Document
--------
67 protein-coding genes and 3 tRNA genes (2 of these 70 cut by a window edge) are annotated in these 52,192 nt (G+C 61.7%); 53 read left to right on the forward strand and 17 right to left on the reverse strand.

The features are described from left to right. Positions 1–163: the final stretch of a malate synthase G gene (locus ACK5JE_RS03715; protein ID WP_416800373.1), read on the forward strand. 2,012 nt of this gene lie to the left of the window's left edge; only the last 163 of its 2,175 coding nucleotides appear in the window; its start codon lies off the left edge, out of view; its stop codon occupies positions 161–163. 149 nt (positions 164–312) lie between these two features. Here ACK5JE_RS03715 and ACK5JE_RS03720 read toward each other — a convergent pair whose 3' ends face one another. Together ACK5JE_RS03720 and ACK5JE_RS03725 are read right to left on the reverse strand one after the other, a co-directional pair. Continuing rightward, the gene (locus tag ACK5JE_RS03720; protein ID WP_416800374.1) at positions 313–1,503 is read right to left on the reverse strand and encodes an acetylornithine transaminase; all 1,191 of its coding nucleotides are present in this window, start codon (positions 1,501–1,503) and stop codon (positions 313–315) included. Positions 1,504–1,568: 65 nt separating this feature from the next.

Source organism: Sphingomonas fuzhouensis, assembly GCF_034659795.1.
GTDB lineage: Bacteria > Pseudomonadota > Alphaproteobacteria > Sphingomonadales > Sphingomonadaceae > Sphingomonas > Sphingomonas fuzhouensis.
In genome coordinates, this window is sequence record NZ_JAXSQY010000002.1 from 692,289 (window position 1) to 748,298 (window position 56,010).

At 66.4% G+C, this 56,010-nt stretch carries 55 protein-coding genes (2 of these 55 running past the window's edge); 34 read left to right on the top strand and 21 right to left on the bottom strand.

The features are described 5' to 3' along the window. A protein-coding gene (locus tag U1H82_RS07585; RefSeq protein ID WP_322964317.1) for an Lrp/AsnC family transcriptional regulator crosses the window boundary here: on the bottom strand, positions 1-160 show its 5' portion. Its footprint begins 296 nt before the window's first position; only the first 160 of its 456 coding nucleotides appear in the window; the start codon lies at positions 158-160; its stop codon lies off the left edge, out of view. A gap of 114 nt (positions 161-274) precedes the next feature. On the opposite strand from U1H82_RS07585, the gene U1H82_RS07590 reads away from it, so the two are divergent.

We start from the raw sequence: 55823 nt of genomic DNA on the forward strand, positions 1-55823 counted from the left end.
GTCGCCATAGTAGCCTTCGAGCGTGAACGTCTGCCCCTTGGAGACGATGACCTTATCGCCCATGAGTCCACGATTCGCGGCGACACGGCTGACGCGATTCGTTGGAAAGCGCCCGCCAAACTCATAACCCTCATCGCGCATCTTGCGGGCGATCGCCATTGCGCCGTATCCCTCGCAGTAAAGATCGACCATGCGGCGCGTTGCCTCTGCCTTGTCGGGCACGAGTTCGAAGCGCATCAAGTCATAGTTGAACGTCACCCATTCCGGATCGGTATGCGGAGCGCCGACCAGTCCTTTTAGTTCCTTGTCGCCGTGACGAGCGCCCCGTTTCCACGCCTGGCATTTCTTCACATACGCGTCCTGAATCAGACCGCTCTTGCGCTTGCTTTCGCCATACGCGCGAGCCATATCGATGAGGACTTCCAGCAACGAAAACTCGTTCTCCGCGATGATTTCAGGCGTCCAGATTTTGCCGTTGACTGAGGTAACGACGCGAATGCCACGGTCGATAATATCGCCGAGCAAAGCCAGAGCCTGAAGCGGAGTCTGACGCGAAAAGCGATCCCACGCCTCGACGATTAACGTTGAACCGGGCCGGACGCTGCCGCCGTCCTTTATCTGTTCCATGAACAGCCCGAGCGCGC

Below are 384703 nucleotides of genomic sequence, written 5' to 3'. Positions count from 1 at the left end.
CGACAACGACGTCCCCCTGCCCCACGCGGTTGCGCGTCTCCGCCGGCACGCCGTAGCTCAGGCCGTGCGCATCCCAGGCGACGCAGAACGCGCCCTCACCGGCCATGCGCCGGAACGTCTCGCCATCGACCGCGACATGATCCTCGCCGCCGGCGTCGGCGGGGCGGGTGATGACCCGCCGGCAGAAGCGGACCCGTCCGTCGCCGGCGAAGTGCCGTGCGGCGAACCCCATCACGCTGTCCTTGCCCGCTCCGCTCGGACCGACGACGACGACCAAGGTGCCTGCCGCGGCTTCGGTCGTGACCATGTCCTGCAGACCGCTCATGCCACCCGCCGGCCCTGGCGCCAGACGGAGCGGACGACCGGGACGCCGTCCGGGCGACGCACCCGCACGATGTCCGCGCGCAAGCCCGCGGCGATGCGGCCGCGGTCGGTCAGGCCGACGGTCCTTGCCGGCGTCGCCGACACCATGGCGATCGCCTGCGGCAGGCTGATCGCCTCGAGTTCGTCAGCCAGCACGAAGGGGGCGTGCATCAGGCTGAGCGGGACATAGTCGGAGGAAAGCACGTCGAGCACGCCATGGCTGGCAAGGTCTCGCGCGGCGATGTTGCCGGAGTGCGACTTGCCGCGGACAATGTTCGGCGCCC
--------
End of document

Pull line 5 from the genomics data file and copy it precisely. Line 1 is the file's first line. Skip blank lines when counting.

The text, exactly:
In genome coordinates, this window is sequence record NZ_JAXSQY010000002.1 from 692,289 (window position 1) to 748,298 (window position 56,010).